What kind of meat did Jesus eat?
In 1990 as a skinny 9 year-old boy weighing well under 100 pounds, I was so proud of the fact that I could eat an entire Double Whopper combo meal at Burger King. I impressed my parents and Italian grandfather every Friday night when, by tradition, we either went there for dinner, or the now extinct Quincy’s- “Home of the Big Fat Yeast Roll”, and I ate more than any of them.
In fact, one of my childhood catch phrases was “I need more meat. If there’s no meat, it’s just like eating air”. I was one extreme carnivore.
Much has changed since then. As I’ve slowly slipped down the slippery slope of eating organically, it only seemed natural that I would eventually become a vegetarian, or at least go through a vegetarian phase.
Oddly enough, the deciding factor in whether or not I should attempt vegetarianism was based a question derived from a tacky 1998 bracelet craze: “What would Jesus do?” I asked myself, “What did Jesus eat?”
Jesus ate meat. He absolutely ate fish- he was a fisherman and even performed miracles which involved multiplying fish to feed thousands of his followers. In fact, every time I’ve read about Jesus eating any kind of meat in the Bible, it’s always been fish. Of course, knowing that Jesus was Jewish meant that by religious tradition he also ate some lamb and beef.
It’s safe to assume that Jesus ate a lot of fish and just a little red meat. (But of course, he didn’t eat pork, being a law observing Jew.) And that’s the basis of the standard I go by: The less legs, the better.
Zero legs: Fish have no legs, meaning they’re the healthiest kind of meat to eat. Except predator fish (like sharks), bottom feeders (like catfish, shrimp, crawfish), and shellfish (scallops, clams).
Two legs: Chickens and turkeys. They eat seeds, worms, and sometimes small mice. They aren’t as healthy eaters as salmon and tuna and tilapia, but they’re better four-legged animals.
Four legs: Cows. They should be fed grass, because feeding them corn causes health problems for them. But even when we eat organic, grass-fed beef, our intestines aren’t long enough to fully digest the meat. On the other hand, a true carnivore, like a wolf, has long enough intestines to properly digest the meat for all its nutrients. As for pigs, they are scavengers, just like a possum or a vulture, so that’s why I am so adamant on not eating pork whatsoever (healthnutshell: No Pork on My Fork).
The less legs, the better. Except for predators, carnivores, bottom feeders, and shellfish, which all feed on other animals they killed and ate, or the remains of dead animals they found along the way.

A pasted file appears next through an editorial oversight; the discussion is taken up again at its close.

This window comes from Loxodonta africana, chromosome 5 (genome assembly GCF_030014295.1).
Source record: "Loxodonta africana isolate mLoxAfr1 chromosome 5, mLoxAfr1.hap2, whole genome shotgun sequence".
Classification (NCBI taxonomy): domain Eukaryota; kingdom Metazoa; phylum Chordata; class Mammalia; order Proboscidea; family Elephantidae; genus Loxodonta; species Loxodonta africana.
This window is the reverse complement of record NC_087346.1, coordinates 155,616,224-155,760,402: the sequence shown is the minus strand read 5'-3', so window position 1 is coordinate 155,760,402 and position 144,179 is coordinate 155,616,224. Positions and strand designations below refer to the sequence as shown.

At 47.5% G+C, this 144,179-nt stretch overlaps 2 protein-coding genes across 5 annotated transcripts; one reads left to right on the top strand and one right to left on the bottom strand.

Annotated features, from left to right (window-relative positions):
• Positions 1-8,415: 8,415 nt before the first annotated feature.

I am not a vegetarian, but I only eat animals that are. Eating animals that are carnivores and scavengers is the problem. Meat is not a bad thing or unhealthy at all as long as it’s the right kind of meat. And the right amount of it.
Recently, studies have been popping up that show that Seventh Day Adventists live longer than the rest of us: Their men live 9.5 years longer and their women live 6 years longer. Aside of limiting alcohol intake, exercising regularly, eating a health amount of good fats (nuts), most Seventh Day Adventists are either vegetarians or near-vegetarians.
While I will not convert my faith, I have converted to the Seventh Day Adventist lifestyle of limited meat consumption. Typically, only one of the meals I eat in any given day actually has meat in it. And even then, it’s tuna, salmon, tilapia, chicken, turkey, and a few times a month, beef.
But that’s only so good. Because what good is it to only eat meat once a day if the portion size is too big? I look at my hand and visualize the size of my hand without fingers. That’s around 4 ounces of meat, a quarter of a pound. That is the proper portion size of meat that I will allow myself to eat per day. Not per meal.
Because if nothing else, by eating more than a fingerless hand’s worth of meat in a day, I am consuming too much sodium. Because meat equals sodium. And too much sodium equals heart disease and high blood pressure, which equals heart attack.
Was it easy to become this way? No. But not because I go around hungry. Because it takes more deliberate planning of my meals to make a health meal without meat. But I’m getting it figured out.
I only eat meat at dinner. For lunch, sometimes I pack a salad, or a rice and been burrito, or even some homemade, whole wheat English muffin pizzas with low-fat cheese. All with a generous portion of fruit on the side (which I’ll be writing more about soon: Fruit by the Foot.)
For several months now, I’ve been doing this. And I’m not hungry in between meals because I eat fruit. And then of course at dinner, I eat meat with green vegetables.
If I can add 9.5 healthy years onto my life by not being a meat head, it’s worth it to me.
Here’s a post from one of my writer friends that she just posted this morning, which I highly endorse: http://www.meetmissjones.com/2010/04/real-food-wednesday-journey-to-real-food/